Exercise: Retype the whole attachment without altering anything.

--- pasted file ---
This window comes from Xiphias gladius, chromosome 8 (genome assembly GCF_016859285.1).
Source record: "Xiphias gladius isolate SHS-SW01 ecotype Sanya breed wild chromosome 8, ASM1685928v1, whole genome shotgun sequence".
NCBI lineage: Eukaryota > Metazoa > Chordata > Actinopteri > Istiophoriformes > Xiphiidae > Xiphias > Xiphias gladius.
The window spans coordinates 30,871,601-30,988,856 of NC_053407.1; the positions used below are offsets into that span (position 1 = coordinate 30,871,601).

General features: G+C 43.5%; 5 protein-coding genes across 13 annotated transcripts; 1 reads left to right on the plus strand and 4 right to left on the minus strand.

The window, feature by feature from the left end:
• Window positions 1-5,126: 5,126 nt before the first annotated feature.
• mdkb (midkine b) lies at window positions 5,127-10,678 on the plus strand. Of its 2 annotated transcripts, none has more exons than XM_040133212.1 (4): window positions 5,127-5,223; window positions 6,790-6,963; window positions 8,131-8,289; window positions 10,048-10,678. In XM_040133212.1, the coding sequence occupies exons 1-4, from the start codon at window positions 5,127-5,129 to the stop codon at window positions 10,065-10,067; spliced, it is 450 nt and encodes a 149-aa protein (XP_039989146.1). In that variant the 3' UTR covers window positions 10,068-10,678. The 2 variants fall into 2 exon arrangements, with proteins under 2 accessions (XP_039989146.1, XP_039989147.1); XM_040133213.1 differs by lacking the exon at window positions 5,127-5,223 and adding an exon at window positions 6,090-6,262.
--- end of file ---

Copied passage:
This window comes from Xiphias gladius, chromosome 8 (genome assembly GCF_016859285.1).
Source record: "Xiphias gladius isolate SHS-SW01 ecotype Sanya breed wild chromosome 8, ASM1685928v1, whole genome shotgun sequence".
NCBI lineage: Eukaryota > Metazoa > Chordata > Actinopteri > Istiophoriformes > Xiphiidae > Xiphias > Xiphias gladius.
The window spans coordinates 30,871,601-30,988,856 of NC_053407.1; the positions used below are offsets into that span (position 1 = coordinate 30,871,601).

General features: G+C 43.5%; 5 protein-coding genes across 13 annotated transcripts; 1 reads left to right on the plus strand and 4 right to left on the minus strand.

The window, feature by feature from the left end:
• Window positions 1-5,126: 5,126 nt before the first annotated feature.
• mdkb (midkine b) lies at window positions 5,127-10,678 on the plus strand. Of its 2 annotated transcripts, none has more exons than XM_040133212.1 (4): window positions 5,127-5,223; window positions 6,790-6,963; window positions 8,131-8,289; window positions 10,048-10,678. In XM_040133212.1, the coding sequence occupies exons 1-4, from the start codon at window positions 5,127-5,129 to the stop codon at window positions 10,065-10,067; spliced, it is 450 nt and encodes a 149-aa protein (XP_039989146.1). In that variant the 3' UTR covers window positions 10,068-10,678. The 2 variants fall into 2 exon arrangements, with proteins under 2 accessions (XP_039989146.1, XP_039989147.1); XM_040133213.1 differs by lacking the exon at window positions 5,127-5,223 and adding an exon at window positions 6,090-6,262.